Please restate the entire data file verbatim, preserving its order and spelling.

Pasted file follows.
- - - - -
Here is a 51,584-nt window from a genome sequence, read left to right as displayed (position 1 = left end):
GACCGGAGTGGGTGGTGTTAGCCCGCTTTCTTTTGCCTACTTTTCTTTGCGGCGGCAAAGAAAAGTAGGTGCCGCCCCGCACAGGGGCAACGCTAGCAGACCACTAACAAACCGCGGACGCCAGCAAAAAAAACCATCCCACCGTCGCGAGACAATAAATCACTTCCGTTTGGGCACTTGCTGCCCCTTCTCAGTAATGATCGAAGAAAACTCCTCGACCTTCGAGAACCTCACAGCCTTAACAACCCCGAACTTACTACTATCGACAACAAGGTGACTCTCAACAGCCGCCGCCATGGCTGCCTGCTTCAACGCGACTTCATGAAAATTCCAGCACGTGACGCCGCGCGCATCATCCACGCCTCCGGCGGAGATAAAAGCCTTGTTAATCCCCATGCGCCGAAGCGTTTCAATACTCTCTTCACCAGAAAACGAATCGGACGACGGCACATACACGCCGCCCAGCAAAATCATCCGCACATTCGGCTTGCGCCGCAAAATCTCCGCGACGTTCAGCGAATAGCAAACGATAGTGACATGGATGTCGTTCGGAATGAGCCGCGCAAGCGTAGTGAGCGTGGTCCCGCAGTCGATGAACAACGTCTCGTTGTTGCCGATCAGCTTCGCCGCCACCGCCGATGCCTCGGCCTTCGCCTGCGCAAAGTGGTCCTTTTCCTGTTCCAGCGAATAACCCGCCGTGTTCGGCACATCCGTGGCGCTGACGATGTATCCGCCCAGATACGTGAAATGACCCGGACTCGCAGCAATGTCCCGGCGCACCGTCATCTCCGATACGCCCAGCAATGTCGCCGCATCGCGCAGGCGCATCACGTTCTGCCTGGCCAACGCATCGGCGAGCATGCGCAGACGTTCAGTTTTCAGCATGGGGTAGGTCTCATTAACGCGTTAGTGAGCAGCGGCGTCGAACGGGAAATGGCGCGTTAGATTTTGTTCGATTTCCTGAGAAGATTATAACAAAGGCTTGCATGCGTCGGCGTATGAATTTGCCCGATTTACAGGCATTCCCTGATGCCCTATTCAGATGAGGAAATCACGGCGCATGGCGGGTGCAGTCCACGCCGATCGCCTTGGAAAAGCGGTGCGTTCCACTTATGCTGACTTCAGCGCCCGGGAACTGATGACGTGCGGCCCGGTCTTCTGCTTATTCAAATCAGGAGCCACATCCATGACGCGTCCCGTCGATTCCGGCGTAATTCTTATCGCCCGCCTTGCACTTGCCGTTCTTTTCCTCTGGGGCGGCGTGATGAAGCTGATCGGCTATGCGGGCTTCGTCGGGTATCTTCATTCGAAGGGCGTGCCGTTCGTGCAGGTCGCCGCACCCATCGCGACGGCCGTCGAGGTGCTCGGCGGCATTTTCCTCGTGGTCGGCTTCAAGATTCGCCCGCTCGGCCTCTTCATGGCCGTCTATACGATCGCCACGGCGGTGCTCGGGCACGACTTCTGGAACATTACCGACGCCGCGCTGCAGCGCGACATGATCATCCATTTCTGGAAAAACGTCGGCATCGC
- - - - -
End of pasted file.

Here is a 51,584-nt window from a genome sequence, read left to right as displayed (position 1 = left end):
GACCGGAGTGGGTGGTGTTAGCCCGCTTTCTTTTGCCTACTTTTCTTTGCGGCGGCAAAGAAAAGTAGGTGCCGCCCCGCACAGGGGCAACGCTAGCAGACCACTAACAAACCGCGGACGCCAGCAAAAAAAACCATCCCACCGTCGCGAGACAATAAATCACTTCCGTTTGGGCACTTGCTGCCCCTTCTCAGTAATGATCGAAGAAAACTCCTCGACCTTCGAGAACCTCACAGCCTTAACAACCCCGAACTTACTACTATCGACAACAAGGTGACTCTCAACAGCCGCCGCCATGGCTGCCTGCTTCAACGCGACTTCATGAAAATTCCAGCACGTGACGCCGCGCGCATCATCCACGCCTCCGGCGGAGATAAAAGCCTTGTTAATCCCCATGCGCCGAAGCGTTTCAATACTCTCTTCACCAGAAAACGAATCGGACGACGGCACATACACGCCGCCCAGCAAAATCATCCGCACATTCGGCTTGCGCCGCAAAATCTCCGCGACGTTCAGCGAATAGCAAACGATAGTGACATGGATGTCGTTCGGAATGAGCCGCGCAAGCGTAGTGAGCGTGGTCCCGCAGTCGATGAACAACGTCTCGTTGTTGCCGATCAGCTTCGCCGCCACCGCCGATGCCTCGGCCTTCGCCTGCGCAAAGTGGTCCTTTTCCTGTTCCAGCGAATAACCCGCCGTGTTCGGCACATCCGTGGCGCTGACGATGTATCCGCCCAGATACGTGAAATGACCCGGACTCGCAGCAATGTCCCGGCGCACCGTCATCTCCGATACGCCCAGCAATGTCGCCGCATCGCGCAGGCGCATCACGTTCTGCCTGGCCAACGCATCGGCGAGCATGCGCAGACGTTCAGTTTTCAGCATGGGGTAGGTCTCATTAACGCGTTAGTGAGCAGCGGCGTCGAACGGGAAATGGCGCGTTAGATTTTGTTCGATTTCCTGAGAAGATTATAACAAAGGCTTGCATGCGTCGGCGTATGAATTTGCCCGATTTACAGGCATTCCCTGATGCCCTATTCAGATGAGGAAATCACGGCGCATGGCGGGTGCAGTCCACGCCGATCGCCTTGGAAAAGCGGTGCGTTCCACTTATGCTGACTTCAGCGCCCGGGAACTGATGACGTGCGGCCCGGTCTTCTGCTTATTCAAATCAGGAGCCACATCCATGACGCGTCCCGTCGATTCCGGCGTAATTCTTATCGCCCGCCTTGCACTTGCCGTTCTTTTCCTCTGGGGCGGCGTGATGAAGCTGATCGGCTATGCGGGCTTCGTCGGGTATCTTCATTCGAAGGGCGTGCCGTTCGTGCAGGTCGCCGCACCCATCGCGACGGCCGTCGAGGTGCTCGGCGGCATTTTCCTCGTGGTCGGCTTCAAGATTCGCCCGCTCGGCCTCTTCATGGCCGTCTATACGATCGCCACGGCGGTGCTCGGGCACGACTTCTGGAACATTACCGACGCCGCGCTGCAGCGCGACATGATCATCCATTTCTGGAAAAACGTCGGCATCGC